Figure 2. Unrooted Maximum Likelihood phylogenetic tree built from concatenated sequences of the mitochondrial COI and CR demonstrating the minimal genetic distances and clustering of individuals from different seamount populations within the Tristan da Cunha EEZ. The scale bar represents a genetic distance of 0.002. Branches in red are supported by >70% of bootstrap replicates. CF, Crawford; YK, Yakhont; RS, R.S.A.; MN, McNish.
Haplotypes predominantly differed by between one and two nucleotide changes, further demonstrating the low level of genetic variation within and between the populations of H. antarctica. In total 38 haplotypes were identified, though there was a substantial proportion of shared haplotypes between seamounts; over 50% of haplotypes were shared between at least 2 seamounts, and 6 out of 38 were identified to be present at every seamount. However, there were a number of unique haplotypes (n = 19), where a single haplotype was found in a single individual within a specific seamount (Figure 3). The seamount with the highest number of unique haplotypes was CN, with 7 out of the 38 haplotypes identified appearing only on that seamount, in 1 individual, while MN held the lowest number of unique haplotypes (two).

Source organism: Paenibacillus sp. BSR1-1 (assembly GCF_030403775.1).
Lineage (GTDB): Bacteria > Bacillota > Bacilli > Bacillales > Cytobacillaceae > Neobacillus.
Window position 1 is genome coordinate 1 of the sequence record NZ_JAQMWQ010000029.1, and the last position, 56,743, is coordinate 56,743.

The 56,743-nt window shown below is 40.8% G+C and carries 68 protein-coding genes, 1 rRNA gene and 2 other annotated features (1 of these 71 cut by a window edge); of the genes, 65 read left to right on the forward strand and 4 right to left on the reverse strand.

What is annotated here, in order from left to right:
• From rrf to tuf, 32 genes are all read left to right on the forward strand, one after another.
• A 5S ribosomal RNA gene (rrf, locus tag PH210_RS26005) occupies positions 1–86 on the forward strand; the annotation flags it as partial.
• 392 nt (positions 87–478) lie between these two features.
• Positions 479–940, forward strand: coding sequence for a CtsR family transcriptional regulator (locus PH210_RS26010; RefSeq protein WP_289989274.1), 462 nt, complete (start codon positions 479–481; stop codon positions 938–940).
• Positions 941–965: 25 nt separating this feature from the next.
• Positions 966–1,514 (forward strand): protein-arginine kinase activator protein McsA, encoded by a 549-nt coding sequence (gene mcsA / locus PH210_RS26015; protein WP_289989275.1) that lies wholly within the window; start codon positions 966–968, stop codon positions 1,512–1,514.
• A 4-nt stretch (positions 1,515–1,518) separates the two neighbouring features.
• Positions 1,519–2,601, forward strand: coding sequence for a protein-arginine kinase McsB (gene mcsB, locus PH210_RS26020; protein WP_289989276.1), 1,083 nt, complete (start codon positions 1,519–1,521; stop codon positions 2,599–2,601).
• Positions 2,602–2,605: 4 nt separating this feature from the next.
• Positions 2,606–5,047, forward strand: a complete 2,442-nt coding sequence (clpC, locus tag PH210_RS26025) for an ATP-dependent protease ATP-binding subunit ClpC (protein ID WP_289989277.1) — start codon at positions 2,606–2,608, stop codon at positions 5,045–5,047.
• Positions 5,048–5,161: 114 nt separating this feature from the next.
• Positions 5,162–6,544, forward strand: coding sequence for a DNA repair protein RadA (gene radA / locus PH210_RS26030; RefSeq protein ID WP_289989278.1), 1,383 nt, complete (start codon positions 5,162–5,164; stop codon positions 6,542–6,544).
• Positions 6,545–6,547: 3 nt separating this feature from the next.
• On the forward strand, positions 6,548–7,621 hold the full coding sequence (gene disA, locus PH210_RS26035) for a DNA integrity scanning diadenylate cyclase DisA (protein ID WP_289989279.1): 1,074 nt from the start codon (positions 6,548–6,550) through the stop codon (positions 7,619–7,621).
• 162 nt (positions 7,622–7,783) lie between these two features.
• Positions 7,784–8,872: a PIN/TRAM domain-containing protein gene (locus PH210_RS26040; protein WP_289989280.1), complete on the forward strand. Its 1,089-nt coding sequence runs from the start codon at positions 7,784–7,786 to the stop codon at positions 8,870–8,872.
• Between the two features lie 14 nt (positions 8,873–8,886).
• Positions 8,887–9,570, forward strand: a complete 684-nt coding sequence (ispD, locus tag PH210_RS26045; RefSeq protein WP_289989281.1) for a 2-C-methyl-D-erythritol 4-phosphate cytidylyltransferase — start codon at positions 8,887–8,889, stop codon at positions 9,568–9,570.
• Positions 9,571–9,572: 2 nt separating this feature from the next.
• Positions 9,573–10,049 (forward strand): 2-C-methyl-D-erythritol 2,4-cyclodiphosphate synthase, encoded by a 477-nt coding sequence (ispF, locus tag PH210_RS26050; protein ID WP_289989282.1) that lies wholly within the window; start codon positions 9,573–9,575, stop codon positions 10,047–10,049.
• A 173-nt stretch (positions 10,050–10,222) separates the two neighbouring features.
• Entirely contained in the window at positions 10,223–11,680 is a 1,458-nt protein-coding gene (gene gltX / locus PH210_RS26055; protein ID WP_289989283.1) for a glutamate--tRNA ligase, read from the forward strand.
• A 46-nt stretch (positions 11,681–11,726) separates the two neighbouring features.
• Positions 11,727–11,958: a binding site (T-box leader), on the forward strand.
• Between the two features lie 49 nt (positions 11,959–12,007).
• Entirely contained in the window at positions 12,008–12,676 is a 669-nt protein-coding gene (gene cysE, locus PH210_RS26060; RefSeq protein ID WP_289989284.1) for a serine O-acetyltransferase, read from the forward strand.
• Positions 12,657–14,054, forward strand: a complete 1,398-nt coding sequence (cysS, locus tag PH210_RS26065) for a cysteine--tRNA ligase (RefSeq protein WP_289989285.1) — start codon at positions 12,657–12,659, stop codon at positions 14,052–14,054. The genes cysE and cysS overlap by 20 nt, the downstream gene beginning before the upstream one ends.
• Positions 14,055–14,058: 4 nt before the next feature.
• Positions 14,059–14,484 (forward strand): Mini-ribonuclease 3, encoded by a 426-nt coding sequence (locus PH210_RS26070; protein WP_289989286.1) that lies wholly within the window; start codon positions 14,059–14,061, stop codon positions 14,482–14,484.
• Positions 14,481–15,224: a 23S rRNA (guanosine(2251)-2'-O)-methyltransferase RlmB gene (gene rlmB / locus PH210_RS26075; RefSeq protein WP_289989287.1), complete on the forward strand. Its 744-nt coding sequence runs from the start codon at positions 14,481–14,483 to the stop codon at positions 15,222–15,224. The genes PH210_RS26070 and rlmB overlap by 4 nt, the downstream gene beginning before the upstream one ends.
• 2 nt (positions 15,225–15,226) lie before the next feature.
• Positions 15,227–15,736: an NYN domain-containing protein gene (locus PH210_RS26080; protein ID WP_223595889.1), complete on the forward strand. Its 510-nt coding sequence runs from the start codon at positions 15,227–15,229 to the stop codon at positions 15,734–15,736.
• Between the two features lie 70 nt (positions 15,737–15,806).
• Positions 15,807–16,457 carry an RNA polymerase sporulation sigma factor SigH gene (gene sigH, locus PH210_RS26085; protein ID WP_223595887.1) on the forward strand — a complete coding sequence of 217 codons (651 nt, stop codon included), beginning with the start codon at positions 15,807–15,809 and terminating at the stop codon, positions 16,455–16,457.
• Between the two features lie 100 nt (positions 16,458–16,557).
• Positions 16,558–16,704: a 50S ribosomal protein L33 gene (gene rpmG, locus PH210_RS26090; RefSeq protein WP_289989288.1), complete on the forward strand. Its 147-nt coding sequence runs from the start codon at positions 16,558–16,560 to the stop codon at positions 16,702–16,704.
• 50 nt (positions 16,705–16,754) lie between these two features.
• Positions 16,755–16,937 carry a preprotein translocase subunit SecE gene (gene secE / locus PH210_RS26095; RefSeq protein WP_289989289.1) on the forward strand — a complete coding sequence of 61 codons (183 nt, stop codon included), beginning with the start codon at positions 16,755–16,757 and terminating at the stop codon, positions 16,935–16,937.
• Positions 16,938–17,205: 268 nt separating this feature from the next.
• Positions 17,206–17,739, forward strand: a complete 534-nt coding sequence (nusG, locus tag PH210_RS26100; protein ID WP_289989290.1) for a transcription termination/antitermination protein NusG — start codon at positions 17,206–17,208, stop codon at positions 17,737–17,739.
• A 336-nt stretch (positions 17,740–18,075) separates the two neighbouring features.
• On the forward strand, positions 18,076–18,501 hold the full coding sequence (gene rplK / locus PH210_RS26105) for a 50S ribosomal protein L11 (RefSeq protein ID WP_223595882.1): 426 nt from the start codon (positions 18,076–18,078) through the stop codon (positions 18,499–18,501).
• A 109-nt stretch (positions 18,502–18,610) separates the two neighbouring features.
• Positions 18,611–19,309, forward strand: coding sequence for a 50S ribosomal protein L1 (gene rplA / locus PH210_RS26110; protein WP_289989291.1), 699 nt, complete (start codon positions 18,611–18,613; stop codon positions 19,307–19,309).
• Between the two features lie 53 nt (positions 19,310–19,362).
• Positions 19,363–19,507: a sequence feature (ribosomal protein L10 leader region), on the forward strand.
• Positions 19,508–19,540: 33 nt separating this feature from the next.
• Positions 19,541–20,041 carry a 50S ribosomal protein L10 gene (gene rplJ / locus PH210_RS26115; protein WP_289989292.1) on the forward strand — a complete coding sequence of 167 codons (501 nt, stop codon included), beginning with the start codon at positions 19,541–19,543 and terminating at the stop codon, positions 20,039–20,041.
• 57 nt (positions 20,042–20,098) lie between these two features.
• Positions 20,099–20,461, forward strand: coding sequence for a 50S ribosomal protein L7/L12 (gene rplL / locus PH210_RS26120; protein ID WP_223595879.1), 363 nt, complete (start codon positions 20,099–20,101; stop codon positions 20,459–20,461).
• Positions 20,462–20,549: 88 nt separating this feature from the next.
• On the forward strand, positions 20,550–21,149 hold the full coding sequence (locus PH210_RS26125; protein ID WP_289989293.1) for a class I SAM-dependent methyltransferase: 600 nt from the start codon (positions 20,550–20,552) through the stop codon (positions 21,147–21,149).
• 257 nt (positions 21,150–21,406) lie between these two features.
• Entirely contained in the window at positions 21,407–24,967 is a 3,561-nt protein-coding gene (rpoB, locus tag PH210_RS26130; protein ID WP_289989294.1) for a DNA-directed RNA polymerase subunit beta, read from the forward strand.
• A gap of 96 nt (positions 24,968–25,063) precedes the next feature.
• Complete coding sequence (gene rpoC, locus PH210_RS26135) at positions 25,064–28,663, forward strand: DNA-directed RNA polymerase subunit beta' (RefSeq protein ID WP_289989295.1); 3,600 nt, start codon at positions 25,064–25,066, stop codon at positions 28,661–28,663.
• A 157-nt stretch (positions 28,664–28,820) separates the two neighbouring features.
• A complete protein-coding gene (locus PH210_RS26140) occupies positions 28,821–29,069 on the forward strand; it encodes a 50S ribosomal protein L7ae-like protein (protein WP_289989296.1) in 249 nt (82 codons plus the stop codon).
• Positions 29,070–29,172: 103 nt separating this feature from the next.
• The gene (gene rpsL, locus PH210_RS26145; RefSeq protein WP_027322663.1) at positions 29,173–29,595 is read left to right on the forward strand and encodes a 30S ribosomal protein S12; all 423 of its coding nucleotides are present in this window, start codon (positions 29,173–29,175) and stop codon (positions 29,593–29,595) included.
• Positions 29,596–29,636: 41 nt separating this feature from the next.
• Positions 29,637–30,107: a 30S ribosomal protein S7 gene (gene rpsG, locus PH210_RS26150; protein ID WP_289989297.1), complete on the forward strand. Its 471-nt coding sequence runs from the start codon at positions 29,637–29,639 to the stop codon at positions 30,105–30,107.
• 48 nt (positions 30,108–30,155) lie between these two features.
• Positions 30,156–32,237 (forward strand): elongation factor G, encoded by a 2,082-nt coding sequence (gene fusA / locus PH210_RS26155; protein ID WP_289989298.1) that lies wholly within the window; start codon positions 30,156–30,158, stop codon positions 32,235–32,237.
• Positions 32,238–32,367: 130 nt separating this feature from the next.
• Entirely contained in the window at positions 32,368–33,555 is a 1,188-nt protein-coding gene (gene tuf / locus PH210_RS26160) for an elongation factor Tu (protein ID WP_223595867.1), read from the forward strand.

Figure 3. A median joining haplotype network generated using concatenated sequences from COI and CR from individuals of Hyperoglyphe antarctica collected from four seamounts within the Tristan da Cunha EEZ. Each small, perpendicular line on the branches between haplotypes in the network demonstrates one change in the nucleotide sequence. Small black nodes indicate hypothesized haplotypes, multi-color pie charts indicate shared haplotypes, while solid, colored circles indicate unique haplotypes.